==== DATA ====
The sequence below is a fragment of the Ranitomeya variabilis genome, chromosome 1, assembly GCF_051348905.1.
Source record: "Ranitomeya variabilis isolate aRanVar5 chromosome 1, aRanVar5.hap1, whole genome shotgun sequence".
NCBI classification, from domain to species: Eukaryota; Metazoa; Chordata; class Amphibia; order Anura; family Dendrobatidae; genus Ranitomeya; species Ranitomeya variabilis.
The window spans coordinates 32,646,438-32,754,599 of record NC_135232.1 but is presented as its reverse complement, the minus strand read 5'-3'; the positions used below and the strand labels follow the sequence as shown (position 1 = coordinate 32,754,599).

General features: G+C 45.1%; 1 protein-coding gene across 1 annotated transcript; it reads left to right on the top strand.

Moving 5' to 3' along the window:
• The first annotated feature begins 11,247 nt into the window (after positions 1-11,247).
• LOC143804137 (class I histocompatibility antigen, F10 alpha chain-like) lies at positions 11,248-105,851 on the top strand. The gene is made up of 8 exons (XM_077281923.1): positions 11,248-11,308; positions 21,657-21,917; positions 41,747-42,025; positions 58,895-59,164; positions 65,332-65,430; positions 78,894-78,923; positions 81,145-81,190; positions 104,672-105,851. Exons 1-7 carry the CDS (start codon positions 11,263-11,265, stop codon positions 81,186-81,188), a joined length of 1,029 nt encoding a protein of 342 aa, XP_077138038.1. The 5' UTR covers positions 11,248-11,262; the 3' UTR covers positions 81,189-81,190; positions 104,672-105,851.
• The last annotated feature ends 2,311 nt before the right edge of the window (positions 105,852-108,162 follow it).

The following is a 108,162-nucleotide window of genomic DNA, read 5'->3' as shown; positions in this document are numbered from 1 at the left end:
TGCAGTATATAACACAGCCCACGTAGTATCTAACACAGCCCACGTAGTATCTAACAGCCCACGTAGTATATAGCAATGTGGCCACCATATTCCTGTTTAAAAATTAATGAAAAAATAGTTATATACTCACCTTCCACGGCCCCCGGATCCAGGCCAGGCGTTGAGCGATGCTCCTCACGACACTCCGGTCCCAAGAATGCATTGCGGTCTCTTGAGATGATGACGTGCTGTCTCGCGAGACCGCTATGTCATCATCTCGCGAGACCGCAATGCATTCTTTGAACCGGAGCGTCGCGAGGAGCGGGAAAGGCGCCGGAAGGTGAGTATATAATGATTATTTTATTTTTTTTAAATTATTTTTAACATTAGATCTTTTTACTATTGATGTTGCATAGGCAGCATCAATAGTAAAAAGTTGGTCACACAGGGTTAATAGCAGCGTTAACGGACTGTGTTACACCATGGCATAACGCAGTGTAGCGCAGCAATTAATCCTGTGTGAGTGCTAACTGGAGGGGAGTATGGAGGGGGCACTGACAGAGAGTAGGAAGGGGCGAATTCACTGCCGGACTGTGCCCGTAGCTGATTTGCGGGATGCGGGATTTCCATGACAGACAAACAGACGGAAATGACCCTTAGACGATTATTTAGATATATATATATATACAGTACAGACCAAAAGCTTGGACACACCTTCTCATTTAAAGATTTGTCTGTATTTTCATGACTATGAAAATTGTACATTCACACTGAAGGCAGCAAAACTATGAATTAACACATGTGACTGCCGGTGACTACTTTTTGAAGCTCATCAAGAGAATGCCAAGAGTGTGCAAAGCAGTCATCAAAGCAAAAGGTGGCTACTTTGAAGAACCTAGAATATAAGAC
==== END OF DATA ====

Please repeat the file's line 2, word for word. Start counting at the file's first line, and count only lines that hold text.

Source record: "Ranitomeya variabilis isolate aRanVar5 chromosome 1, aRanVar5.hap1, whole genome shotgun sequence".